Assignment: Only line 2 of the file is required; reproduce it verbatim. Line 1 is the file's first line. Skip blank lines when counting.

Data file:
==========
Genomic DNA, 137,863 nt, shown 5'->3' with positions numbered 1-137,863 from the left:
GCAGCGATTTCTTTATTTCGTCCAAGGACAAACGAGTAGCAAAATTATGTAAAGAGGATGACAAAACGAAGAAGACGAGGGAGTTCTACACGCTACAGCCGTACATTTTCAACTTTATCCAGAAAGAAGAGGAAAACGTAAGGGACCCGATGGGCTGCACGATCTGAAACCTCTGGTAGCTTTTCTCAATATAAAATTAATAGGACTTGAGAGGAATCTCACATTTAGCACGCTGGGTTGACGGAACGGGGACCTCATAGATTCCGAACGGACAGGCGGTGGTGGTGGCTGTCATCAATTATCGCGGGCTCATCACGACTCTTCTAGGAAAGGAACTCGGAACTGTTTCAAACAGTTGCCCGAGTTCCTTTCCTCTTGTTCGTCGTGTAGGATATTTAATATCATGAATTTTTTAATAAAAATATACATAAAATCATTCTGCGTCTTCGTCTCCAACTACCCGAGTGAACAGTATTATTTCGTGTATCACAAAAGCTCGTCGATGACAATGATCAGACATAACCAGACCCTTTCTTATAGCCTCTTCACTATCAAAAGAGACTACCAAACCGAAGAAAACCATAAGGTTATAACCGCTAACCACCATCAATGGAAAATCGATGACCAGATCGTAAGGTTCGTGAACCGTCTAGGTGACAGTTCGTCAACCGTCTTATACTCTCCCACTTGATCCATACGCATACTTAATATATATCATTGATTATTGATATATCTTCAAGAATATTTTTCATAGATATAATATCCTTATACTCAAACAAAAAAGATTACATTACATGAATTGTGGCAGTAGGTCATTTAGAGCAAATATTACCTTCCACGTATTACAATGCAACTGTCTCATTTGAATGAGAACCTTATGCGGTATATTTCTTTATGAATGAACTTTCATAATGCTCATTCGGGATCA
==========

GCAGCGATTTCTTTATTTCGTCCAAGGACAAACGAGTAGCAAAATTATGTAAAGAGGATGACAAAACGAAGAAGACGAGGGAGTTCTACACGCTACAGCCGTACATTTTCAACTTTATCCAGAAAGAAGAGGAAAACGTAAGGGACCCGATGGGCTGCACGATCTGAAACCTCTGGTAGCTTTTCTCAATATAAAATTAATAGGACTTGAGAGGAATCTCACATTTAGCACGCTGGGTTGACGGAACGGGGACCTCATAGATTCCGAACGGACAGGCGGTGGTGGTGGCTGTCATCAATTATCGCGGGCTCATCACGACTCTTCTAGGAAAGGAACTCGGAACTGTTTCAAACAGTTGCCCGAGTTCCTTTCCTCTTGTTCGTCGTGTAGGATATTTAATATCATGAATTTTTTAATAAAAATATACATAAAATCATTCTGCGTCTTCGTCTCCAACTACCCGAGTGAACAGTATTATTTCGTGTATCACAAAAGCTCGTCGATGACAATGATCAGACATAACCAGACCCTTTCTTATAGCCTCTTCACTATCAAAAGAGACTACCAAACCGAAGAAAACCATAAGGTTATAACCGCTAACCACCATCAATGGAAAATCGATGACCAGATCGTAAGGTTCGTGAACCGTCTAGGTGACAGTTCGTCAACCGTCTTATACTCTCCCACTTGATCCATACGCATACTTAATATATATCATTGATTATTGATATATCTTCAAGAATATTTTTCATAGATATAATATCCTTATACTCAAACAAAAAAGATTACATTACATGAATTGTGGCAGTAGGTCATTTAGAGCAAATATTACCTTCCACGTATTACAATGCAACTGTCTCATTTGAATGAGAACCTTATGCGGTATATTTCTTTATGAATGAACTTTCATAATGCTCATTCGGGATCA